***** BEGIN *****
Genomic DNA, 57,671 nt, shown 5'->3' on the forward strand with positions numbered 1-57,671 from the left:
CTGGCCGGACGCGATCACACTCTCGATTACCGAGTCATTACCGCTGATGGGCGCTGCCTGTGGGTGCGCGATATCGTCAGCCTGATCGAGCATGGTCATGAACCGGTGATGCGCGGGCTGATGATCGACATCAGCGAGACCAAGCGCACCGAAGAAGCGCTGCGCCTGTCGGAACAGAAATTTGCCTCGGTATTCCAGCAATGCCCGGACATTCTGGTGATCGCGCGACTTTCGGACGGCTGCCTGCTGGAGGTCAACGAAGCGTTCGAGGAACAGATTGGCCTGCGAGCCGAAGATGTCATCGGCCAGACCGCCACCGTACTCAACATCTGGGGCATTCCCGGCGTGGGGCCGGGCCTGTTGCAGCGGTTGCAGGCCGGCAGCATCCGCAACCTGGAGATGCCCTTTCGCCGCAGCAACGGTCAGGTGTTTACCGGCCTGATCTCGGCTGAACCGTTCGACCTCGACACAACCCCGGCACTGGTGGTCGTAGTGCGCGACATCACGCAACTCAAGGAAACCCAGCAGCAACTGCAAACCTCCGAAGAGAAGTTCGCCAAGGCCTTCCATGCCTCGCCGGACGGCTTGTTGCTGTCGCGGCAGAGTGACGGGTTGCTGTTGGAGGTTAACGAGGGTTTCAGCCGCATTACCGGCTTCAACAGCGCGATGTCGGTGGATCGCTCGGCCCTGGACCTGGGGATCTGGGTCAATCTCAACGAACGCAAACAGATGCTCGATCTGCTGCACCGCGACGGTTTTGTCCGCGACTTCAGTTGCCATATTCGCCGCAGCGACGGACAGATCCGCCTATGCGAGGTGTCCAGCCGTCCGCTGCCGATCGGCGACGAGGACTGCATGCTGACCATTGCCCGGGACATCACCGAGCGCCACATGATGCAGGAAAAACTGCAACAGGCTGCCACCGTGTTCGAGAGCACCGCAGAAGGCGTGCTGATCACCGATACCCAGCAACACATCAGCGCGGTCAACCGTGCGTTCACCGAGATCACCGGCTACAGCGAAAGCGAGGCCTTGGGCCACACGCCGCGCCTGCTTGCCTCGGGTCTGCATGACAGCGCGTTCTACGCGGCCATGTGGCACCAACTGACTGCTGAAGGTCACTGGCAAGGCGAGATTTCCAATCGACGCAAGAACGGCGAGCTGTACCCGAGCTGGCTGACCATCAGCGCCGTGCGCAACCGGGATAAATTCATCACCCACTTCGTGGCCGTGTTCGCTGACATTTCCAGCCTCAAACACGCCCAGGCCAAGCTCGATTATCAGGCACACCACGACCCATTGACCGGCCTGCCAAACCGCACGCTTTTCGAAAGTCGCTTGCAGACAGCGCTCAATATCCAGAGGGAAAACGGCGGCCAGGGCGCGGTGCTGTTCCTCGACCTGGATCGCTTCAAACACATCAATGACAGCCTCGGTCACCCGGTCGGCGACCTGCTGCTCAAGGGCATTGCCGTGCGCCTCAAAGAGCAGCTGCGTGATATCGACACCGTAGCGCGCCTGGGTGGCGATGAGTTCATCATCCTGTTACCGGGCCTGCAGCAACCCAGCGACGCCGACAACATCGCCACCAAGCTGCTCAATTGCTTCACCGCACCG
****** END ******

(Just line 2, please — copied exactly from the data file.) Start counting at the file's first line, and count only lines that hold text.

CTGGCCGGACGCGATCACACTCTCGATTACCGAGTCATTACCGCTGATGGGCGCTGCCTGTGGGTGCGCGATATCGTCAGCCTGATCGAGCATGGTCATGAACCGGTGATGCGCGGGCTGATGATCGACATCAGCGAGACCAAGCGCACCGAAGAAGCGCTGCGCCTGTCGGAACAGAAATTTGCCTCGGTATTCCAGCAATGCCCGGACATTCTGGTGATCGCGCGACTTTCGGACGGCTGCCTGCTGGAGGTCAACGAAGCGTTCGAGGAACAGATTGGCCTGCGAGCCGAAGATGTCATCGGCCAGACCGCCACCGTACTCAACATCTGGGGCATTCCCGGCGTGGGGCCGGGCCTGTTGCAGCGGTTGCAGGCCGGCAGCATCCGCAACCTGGAGATGCCCTTTCGCCGCAGCAACGGTCAGGTGTTTACCGGCCTGATCTCGGCTGAACCGTTCGACCTCGACACAACCCCGGCACTGGTGGTCGTAGTGCGCGACATCACGCAACTCAAGGAAACCCAGCAGCAACTGCAAACCTCCGAAGAGAAGTTCGCCAAGGCCTTCCATGCCTCGCCGGACGGCTTGTTGCTGTCGCGGCAGAGTGACGGGTTGCTGTTGGAGGTTAACGAGGGTTTCAGCCGCATTACCGGCTTCAACAGCGCGATGTCGGTGGATCGCTCGGCCCTGGACCTGGGGATCTGGGTCAATCTCAACGAACGCAAACAGATGCTCGATCTGCTGCACCGCGACGGTTTTGTCCGCGACTTCAGTTGCCATATTCGCCGCAGCGACGGACAGATCCGCCTATGCGAGGTGTCCAGCCGTCCGCTGCCGATCGGCGACGAGGACTGCATGCTGACCATTGCCCGGGACATCACCGAGCGCCACATGATGCAGGAAAAACTGCAACAGGCTGCCACCGTGTTCGAGAGCACCGCAGAAGGCGTGCTGATCACCGATACCCAGCAACACATCAGCGCGGTCAACCGTGCGTTCACCGAGATCACCGGCTACAGCGAAAGCGAGGCCTTGGGCCACACGCCGCGCCTGCTTGCCTCGGGTCTGCATGACAGCGCGTTCTACGCGGCCATGTGGCACCAACTGACTGCTGAAGGTCACTGGCAAGGCGAGATTTCCAATCGACGCAAGAACGGCGAGCTGTACCCGAGCTGGCTGACCATCAGCGCCGTGCGCAACCGGGATAAATTCATCACCCACTTCGTGGCCGTGTTCGCTGACATTTCCAGCCTCAAACACGCCCAGGCCAAGCTCGATTATCAGGCACACCACGACCCATTGACCGGCCTGCCAAACCGCACGCTTTTCGAAAGTCGCTTGCAGACAGCGCTCAATATCCAGAGGGAAAACGGCGGCCAGGGCGCGGTGCTGTTCCTCGACCTGGATCGCTTCAAACACATCAATGACAGCCTCGGTCACCCGGTCGGCGACCTGCTGCTCAAGGGCATTGCCGTGCGCCTCAAAGAGCAGCTGCGTGATATCGACACCGTAGCGCGCCTGGGTGGCGATGAGTTCATCATCCTGTTACCGGGCCTGCAGCAACCCAGCGACGCCGACAACATCGCCACCAAGCTGCTCAATTGCTTCACCGCACCG